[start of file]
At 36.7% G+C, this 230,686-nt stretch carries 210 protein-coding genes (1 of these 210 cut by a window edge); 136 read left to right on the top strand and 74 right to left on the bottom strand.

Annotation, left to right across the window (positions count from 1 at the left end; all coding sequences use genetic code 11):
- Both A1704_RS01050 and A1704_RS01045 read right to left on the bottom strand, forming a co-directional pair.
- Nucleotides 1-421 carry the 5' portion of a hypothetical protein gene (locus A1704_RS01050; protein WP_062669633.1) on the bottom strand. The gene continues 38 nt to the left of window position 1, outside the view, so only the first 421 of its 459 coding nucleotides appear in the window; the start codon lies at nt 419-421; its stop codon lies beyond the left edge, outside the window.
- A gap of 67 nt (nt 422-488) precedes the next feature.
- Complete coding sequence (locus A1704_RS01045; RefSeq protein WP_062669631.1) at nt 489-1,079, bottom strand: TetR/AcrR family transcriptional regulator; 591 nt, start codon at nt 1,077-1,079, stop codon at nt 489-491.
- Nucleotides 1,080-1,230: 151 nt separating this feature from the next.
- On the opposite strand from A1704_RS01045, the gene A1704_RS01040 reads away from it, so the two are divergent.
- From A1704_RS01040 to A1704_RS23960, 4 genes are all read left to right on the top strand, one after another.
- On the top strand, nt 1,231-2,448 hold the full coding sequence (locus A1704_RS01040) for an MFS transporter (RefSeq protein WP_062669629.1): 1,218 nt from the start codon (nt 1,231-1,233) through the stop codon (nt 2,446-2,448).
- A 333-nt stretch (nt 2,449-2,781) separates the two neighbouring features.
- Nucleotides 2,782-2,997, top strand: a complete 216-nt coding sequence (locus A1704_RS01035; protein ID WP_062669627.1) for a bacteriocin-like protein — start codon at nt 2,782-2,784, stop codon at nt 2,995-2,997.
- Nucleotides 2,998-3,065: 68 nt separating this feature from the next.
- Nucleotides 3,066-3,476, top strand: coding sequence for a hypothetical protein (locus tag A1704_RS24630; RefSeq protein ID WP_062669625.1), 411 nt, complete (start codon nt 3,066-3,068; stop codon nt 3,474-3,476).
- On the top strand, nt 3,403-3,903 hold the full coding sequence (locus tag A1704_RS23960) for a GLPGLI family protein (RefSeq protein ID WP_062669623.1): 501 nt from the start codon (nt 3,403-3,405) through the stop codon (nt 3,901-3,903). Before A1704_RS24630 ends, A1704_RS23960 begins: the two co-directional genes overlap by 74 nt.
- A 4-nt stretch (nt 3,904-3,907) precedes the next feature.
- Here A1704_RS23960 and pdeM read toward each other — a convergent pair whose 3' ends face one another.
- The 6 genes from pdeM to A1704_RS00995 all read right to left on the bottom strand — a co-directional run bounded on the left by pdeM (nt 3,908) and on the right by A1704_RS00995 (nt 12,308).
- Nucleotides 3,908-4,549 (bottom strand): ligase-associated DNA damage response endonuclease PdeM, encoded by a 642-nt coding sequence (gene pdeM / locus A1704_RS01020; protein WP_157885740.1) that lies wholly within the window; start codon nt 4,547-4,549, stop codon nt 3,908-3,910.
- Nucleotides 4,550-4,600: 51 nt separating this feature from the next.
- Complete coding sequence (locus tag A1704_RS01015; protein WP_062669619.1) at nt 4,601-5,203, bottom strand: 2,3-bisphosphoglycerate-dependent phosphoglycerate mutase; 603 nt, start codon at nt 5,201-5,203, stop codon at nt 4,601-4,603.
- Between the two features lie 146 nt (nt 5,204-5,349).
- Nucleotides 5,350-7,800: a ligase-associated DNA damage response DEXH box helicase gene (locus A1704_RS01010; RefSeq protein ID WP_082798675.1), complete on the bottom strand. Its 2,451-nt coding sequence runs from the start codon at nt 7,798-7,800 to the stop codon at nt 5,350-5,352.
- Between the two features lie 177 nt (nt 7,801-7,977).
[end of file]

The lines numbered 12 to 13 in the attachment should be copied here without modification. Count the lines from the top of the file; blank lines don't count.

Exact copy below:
- Nucleotides 2,782-2,997, top strand: a complete 216-nt coding sequence (locus A1704_RS01035; protein ID WP_062669627.1) for a bacteriocin-like protein — start codon at nt 2,782-2,784, stop codon at nt 2,995-2,997.
- Nucleotides 2,998-3,065: 68 nt separating this feature from the next.